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WTO text on SM products “unacceptable”: Ritz

A revised draft text aimed at jump-starting the World Trade Organization’s repeatedly-stalled Doha round of agricultural trade talks still contains points of “very serious concerns” for Canada and its supply-managed industries.

The draft modalities text, released Saturday by the WTO ag talks’ chairman, New Zealand ambassador Crawford Falconer, marks the fourth revision of negotiating documents first submitted to WTO members in July 2007.

Gerry Ritz, Canada’s agriculture minister, on Sunday praised “many positive elements” of Falconer’s draft text, such as “significant” cuts to trade-distorting supports and new opportunities for market access for Canadian farmers and exporters.

“However, we remain deeply concerned about the implications for supply management of some of the provisions,” Ritz said in a release Sunday.

“While there has been an acknowledgment that Canada has insisted on having six per cent of tariff lines as sensitive, the approach to this and other elements of the text remain unacceptable and more work remains to be done.”

Ritz said Canada’s negotiators “remain opposed to these provisions” that would “negatively affect” Canada’s supply-managed dairy, egg and poultry sectors.

However, Ritz also said that an agreement between WTO members on modalities “would not be a final conclusion, but one more step in the process to moving the Doha round toward a successful conclusion.”

Nevertheless, Falconer’s text “remains detrimental to supply management in Canada,” said Jacques Laforge, president of Dairy Farmers of Canada, in a joint release Monday by several supply-managed commodity groups.

“While they technically acknowledge, for the first time, issues for supply management, the provisions for ‘sensitive products’ continue to be devastating to the Canadian dairy, poultry and egg sectors. They mean about $1 billion in losses for dairy farmers alone,” Laforge said.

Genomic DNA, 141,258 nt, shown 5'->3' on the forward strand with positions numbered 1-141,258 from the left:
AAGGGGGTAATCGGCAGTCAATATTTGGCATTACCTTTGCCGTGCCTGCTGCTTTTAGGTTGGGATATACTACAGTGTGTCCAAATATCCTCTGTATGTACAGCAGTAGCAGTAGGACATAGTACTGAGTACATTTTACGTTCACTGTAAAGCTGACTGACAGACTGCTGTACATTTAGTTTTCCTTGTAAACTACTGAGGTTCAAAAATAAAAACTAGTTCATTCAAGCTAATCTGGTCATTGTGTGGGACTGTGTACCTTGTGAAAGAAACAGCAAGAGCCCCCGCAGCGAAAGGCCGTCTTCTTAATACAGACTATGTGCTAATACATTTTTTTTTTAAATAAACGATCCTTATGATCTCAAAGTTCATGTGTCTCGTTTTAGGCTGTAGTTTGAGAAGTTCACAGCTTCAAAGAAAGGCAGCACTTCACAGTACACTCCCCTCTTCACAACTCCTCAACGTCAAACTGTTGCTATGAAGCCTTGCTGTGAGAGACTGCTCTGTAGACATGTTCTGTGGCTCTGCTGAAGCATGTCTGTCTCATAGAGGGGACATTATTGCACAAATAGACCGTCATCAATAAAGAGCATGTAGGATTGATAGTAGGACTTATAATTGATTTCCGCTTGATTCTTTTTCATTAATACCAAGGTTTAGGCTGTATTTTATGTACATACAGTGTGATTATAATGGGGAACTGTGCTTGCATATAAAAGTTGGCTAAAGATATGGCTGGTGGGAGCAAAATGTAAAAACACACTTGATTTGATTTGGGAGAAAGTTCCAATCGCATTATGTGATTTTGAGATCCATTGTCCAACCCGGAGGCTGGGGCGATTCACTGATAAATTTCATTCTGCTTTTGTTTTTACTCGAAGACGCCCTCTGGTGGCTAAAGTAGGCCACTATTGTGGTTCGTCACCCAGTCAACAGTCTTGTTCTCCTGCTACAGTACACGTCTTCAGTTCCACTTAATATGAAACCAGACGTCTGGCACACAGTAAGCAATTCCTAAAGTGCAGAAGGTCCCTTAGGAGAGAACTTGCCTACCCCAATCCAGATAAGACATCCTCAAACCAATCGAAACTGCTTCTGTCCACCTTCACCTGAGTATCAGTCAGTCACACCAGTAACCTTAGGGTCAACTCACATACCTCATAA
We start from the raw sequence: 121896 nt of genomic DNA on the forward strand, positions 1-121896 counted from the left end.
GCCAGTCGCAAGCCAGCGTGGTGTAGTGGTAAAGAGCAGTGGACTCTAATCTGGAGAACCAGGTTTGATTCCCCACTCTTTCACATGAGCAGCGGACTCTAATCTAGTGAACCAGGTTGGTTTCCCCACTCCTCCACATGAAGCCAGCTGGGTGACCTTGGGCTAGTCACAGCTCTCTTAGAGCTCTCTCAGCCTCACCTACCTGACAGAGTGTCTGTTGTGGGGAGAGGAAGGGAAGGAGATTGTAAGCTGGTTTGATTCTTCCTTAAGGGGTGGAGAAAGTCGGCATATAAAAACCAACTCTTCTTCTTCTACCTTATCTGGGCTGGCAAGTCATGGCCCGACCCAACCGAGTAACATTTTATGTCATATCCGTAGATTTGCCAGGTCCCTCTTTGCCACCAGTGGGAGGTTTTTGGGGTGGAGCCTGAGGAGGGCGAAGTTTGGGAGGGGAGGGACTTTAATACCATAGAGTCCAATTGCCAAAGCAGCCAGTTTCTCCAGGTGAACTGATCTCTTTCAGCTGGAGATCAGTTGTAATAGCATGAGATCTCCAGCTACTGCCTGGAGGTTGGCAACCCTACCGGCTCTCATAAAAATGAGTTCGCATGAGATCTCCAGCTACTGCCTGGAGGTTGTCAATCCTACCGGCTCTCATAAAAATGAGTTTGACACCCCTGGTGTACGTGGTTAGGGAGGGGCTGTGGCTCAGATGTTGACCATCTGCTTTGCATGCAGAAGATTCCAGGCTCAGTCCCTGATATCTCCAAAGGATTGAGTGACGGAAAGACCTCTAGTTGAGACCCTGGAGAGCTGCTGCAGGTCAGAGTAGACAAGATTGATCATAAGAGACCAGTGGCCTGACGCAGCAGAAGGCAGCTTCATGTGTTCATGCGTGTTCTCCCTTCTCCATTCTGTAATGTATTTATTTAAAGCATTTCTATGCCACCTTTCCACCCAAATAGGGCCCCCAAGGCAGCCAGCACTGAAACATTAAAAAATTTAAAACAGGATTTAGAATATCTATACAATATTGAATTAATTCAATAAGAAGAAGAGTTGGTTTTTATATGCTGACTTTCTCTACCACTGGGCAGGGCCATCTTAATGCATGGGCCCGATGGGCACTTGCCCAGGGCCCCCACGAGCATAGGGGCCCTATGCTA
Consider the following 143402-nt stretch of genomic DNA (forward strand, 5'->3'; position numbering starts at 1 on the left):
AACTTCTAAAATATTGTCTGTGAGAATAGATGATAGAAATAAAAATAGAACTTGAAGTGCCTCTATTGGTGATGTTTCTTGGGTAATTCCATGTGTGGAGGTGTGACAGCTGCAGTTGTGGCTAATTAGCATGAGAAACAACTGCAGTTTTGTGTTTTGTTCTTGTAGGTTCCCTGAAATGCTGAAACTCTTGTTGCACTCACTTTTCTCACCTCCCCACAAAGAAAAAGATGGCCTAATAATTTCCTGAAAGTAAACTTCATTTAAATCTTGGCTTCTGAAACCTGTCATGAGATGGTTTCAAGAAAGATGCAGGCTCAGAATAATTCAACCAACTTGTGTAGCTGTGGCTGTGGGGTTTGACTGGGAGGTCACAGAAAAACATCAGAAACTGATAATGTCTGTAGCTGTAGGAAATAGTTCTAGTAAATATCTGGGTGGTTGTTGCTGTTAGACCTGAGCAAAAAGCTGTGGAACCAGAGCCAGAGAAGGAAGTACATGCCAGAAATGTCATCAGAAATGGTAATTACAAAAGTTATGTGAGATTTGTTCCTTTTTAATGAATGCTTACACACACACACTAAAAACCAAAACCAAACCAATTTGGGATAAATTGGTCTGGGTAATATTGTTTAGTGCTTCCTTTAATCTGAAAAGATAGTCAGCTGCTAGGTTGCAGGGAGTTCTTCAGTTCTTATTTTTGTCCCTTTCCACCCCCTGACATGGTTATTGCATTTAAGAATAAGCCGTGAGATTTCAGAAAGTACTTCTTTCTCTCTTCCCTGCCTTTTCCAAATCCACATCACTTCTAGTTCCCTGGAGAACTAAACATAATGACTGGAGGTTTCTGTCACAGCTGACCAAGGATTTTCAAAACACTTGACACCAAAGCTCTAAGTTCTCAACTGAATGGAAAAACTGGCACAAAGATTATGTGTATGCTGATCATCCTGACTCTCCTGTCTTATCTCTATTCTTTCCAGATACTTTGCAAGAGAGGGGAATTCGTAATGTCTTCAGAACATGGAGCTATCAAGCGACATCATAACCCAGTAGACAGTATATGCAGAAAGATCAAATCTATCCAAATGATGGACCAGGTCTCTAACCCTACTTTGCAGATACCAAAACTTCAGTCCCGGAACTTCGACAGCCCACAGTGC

“Could become platform”

According to a release Saturday from the WTO, the latest draft modalities texts on both agricultural and non-agricultural products “are the outcome of the latest discussions in negotiation groups and would be a focus of crucial talks if a representative group of ministers return to Geneva later in December.”

The draft modalities text, the WTO said, is Falconer’s assessment of what “might be agreed” in terms of formulas for cutting tariffs and trade-distorting ag subsidies, and in terms of related provisions. “After these ‘modalities’ have been agreed, members will apply the formulas to their tariffs and agricultural subsidies.”

The WTO stressed that the text is not Falconer’s opinion of what would be “good” for world ag trade, “but what might be accepted by all sides in the negotiations.”

“It would have been selling short the progress made to simply have nothing new on the table on these matters,” Falconer wrote. “So what has been done in such cases is to provide certain working hypotheses which, if the political will to conclude is genuinely there, could become a platform to get us to closure.”

In a separate release Saturday, WTO director-general Pascal Lamy said the draft ag and non-ag texts “also clearly define those areas where members disagree.” Although these “areas of discord” are few, they involve “politically sensitive” issues and governments should “show flexibility and diligence in bridging these gaps as soon as possible,” he said.

Lamy also stressed that WTO members “still have a long way to go before the round is concluded and all members are asked to cast their ballot on the final package. However, the modalities step would send a signal that all WTO members stand united to face the challenges of the current economic crisis. It will confirm that they reject unilateral beggar-thy-neighbour solutions.

“This is not the time for unrealistic demands,” Lamy said. “Nor is it the time for inflexible stances. This is the time for collective moves towards global solutions.”

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